Magnanimous Proceedings from a Deadly Sport
The steepest descent of the mountainside roared beneath Jancie's six tires. The sharpest turn of the mountainside grinned, immediate, rushing toward him like rabies with a knife. Jancie, white-knuckled, glanced over the steering wheel of his great orange school bus. He edged the other two busses in his heat by a nose. But to no end. Even so advantaged Jancie would lose this race. He glimpsed the kids atop the other two school busses. At The Whip the busses would fling those children from their rooftops. At The Whip the busses would throw those kids over the cliff side, or to the roadway, and to their deaths. The school busses roared toward the maniacal grin of the hairpin turn. The roaring of this stretch always enlarged Jancie's sternum. This roaring always heavied the base of his skull. Overfilled, Jancie became at these weightless terrible minutes. Resonant, he became, omnipotent, the whole of his being congealing. But then Jancie heard the school kids atop his own bus. They stomped and hollered at the coming thrill of The Whip. Jancie grimaced.
His little monkeys...
Only here, taking The Whip, might Jancie jettison a child. Always they withstood the other turns. So only here, taking The Whip, did Jancie lose the race. Everyday he led before the turn. And everyday he lost the lead at it. The other drivers did not care about the fate of their grade-schoolers. Only Jancie cared. This disadvantage was mortal for him. Everyday he lost the race because of it.
His little monkeys...
A tow-headed fourth grader dropped to Jancie's hood, gripped his side mirror and swung through the folded door. Another blond kid dangled from the roof rack, locked his knees through an open window and squirmed in. A third-grade girl scaled the rear ladder, shimmied through the emergency door and raced down the aisle. And another kid, and another kid, and another. They toppled and skid. They balanced and bounced. They slung and twisted through windows and doorways. All at once, they came. Like two dozen little monkeys, they came. Each an immeasurable daring. Each unflinchingly sure, moving swiftly, quitting rooftop for aisle, shrugging off demise. These children were part and parcel of Jancie's school bus. Scores of races had made them so. Every nuance of its behavior the kids understood. Wind shear or pothole. Side swipe or swerve. All these would try the children. But agility and limberness and practice always preserved. Not one had ever been pitched from Jancie's rooftop. Not one. Not ever. The daily trial had hardened the school kids. They were as callous and as synchronized as a crew of cutthroats.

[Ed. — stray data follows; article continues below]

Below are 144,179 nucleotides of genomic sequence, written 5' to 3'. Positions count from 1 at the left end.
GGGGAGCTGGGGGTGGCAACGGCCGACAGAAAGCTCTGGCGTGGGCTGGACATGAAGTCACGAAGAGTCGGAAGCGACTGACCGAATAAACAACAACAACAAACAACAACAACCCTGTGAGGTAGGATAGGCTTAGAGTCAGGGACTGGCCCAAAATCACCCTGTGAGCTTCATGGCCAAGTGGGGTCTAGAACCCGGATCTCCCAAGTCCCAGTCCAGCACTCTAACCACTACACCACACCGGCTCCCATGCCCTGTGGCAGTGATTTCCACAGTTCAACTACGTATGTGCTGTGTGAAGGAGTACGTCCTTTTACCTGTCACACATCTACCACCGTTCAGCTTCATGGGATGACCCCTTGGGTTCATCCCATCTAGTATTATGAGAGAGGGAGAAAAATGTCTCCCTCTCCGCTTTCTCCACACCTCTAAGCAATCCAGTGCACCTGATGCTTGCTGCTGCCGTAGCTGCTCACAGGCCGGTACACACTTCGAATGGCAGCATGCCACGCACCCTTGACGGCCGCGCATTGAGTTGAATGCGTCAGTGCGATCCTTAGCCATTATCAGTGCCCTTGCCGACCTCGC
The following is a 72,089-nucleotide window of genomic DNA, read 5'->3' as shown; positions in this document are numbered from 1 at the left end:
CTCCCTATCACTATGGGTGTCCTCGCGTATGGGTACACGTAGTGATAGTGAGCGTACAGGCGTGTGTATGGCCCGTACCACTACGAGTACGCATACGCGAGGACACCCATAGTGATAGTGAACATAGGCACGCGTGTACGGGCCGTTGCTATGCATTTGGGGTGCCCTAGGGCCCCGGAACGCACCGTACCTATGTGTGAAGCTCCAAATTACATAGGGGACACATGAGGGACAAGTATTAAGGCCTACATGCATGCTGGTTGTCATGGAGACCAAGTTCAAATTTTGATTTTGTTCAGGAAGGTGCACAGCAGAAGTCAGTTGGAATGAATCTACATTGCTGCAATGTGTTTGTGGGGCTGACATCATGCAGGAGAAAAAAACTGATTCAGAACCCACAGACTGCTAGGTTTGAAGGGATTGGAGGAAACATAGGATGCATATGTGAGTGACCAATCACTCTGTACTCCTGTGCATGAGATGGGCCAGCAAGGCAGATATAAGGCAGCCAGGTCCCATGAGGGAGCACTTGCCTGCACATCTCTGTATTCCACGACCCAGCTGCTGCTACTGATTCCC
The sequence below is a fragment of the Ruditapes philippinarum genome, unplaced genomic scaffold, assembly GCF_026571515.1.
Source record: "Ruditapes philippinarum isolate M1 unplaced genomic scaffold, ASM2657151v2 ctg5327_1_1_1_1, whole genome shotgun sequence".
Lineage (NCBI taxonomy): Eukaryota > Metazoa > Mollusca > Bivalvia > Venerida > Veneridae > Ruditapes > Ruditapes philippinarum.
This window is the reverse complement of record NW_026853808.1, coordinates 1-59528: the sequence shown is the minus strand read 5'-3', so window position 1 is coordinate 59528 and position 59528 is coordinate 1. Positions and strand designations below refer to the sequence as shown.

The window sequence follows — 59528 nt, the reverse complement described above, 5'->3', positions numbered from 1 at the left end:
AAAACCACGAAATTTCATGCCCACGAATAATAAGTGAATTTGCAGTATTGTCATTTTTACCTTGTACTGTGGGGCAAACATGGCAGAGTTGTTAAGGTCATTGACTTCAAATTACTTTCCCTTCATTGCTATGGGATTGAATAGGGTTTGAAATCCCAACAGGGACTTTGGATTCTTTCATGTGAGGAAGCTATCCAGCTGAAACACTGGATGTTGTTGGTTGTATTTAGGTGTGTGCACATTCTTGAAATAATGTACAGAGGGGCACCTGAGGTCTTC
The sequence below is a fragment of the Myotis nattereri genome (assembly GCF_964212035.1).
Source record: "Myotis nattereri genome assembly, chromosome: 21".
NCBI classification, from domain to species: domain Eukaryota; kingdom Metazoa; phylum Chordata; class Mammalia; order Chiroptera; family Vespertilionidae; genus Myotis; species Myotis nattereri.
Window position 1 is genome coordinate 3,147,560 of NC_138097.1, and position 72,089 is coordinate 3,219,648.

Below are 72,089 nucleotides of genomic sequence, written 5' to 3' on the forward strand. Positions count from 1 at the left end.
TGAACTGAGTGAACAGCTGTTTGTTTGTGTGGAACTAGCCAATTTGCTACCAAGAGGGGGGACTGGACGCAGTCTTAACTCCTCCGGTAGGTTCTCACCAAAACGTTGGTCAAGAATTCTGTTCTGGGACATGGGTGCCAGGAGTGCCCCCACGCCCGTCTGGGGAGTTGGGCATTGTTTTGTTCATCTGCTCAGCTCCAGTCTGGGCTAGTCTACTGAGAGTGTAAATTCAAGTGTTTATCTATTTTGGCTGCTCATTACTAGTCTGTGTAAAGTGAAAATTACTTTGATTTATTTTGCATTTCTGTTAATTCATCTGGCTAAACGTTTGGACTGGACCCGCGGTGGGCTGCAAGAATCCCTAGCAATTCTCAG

His little monkeys...
"Take it, Jancie," a bullish sixth grader cackled to him, leaning now on his shoulder. "We're gonna take it this time," he swaggered. "We got it figured."
The boy slapped Jancie's back with his small hand. He turned to his cohorts.
"Let's romp 'em!" he cried, raising a balled fist. The peal of soprano voices rang over the scream of bus tires. But the cheer disintegrated instantly. The kids scattered then, each to some assigned place, each toward some predetermined role.
And...What is this? Jancie wondered.
This positioning was new.
Jancie wondered if they might be right this time. His grade-schoolers were far more seasoned than any others. By default, they were. By simply still living. Daily they raced with Jancie. For months now. And daily he watched them widen their comprehension of the course, adapt quickly to its changeful moods, acquire greater latitude in technique and boldness in execution. Other drivers had sown dozens of batches of children in that span, each morning tossing off each naive new class. But even keeping to the race's rule that the school kids stay atop the bus through every curve, Jancie still rode with his original draw of two dozen.
And this new positioning?
He heard them over their whisky and cigars last night cussing their perennial defeats. The kids had debated today's run. They had argued some novel approach. The rooting must come from that, Jancie concluded. This new positioning must come from that, Jancie concluded.
But all this just fleet impression now. Their roaring downflight raging toward a climax now.
"We're goin' to romp 'em this time!" the bullish sixth grader proclaimed with heat. He spoke these words almost as underbreath, but their vengeful charge sang through the others, electrifying them.
Stillness then. And study. The fidgeting of the children ceased, and their riley chatter. Each pressed at his window now, anxious. Each gauged the moment now, judging. The Whip lie dead ahead. The three busses soared cliffward, abreast, crowded onto two narrow lanes of roadway. The three busses howlingly jostled, butted. The three busses clamoringly flew, abreast.
"Look at those little idiots," a fourth grader suddenly spat. His face was already slapped by sidedraft.
The kids atop the other two busses had just seen that the road disappeared at The Whip. The turn there was so sharp that only in the final seconds did its existence become apparent. Until then the busses sped headlong, it seemed, intent on breaching guard rail, intent on careening over cliff. The kids atop the other two busses were screaming.